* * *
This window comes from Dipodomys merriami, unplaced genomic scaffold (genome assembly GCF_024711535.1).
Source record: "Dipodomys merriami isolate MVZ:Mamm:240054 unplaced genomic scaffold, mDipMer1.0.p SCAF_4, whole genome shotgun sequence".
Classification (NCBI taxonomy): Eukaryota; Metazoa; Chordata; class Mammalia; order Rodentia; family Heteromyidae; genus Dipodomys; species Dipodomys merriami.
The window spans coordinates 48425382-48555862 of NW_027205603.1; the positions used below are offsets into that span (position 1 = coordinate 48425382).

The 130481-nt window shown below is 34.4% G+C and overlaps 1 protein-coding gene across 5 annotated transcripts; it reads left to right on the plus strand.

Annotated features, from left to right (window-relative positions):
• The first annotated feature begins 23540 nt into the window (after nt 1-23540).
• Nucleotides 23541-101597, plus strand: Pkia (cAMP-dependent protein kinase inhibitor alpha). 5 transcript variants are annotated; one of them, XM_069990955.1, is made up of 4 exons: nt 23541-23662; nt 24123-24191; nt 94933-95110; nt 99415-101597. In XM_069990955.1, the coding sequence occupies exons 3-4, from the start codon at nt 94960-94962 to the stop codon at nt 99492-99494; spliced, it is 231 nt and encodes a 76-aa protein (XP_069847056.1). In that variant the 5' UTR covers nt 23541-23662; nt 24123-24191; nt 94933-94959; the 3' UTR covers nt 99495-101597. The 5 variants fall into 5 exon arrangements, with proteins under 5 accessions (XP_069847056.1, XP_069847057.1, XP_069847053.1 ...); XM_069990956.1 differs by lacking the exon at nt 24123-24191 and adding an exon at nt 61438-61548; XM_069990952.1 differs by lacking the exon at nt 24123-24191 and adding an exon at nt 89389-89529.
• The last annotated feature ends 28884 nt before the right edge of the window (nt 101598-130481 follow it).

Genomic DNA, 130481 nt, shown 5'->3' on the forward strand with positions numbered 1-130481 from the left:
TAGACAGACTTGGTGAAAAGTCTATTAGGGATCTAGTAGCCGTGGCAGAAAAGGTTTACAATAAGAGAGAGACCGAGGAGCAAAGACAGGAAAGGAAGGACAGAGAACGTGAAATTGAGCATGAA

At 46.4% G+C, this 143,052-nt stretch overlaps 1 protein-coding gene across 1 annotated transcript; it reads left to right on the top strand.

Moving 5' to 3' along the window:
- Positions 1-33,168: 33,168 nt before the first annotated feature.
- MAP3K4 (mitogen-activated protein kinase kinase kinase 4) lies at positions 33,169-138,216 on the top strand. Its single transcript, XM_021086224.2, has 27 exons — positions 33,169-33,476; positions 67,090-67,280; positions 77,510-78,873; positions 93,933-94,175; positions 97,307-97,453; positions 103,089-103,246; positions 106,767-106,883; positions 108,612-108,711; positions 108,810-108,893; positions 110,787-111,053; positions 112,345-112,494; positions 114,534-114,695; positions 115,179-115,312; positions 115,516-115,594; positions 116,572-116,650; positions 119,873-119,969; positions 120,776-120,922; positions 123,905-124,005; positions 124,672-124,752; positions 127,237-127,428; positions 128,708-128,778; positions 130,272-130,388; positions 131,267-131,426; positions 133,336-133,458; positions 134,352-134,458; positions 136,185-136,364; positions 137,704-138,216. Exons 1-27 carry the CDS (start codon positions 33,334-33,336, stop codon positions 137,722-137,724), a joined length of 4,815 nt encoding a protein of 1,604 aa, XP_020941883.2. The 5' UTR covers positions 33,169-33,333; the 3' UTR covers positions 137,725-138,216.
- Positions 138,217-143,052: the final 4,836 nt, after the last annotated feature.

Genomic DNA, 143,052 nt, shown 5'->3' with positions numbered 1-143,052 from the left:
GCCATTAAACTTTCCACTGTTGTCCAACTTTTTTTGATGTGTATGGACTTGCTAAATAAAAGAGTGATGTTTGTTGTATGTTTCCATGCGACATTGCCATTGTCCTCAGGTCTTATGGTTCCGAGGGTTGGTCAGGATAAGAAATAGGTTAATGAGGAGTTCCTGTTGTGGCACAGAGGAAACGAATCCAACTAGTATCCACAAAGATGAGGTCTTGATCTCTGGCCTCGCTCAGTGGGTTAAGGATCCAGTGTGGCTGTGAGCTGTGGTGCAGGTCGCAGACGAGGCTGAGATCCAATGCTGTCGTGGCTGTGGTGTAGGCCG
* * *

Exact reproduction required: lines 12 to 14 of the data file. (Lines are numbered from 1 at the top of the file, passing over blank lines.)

At 46.4% G+C, this 143,052-nt stretch overlaps 1 protein-coding gene across 1 annotated transcript; it reads left to right on the top strand.

Moving 5' to 3' along the window:
- Positions 1-33,168: 33,168 nt before the first annotated feature.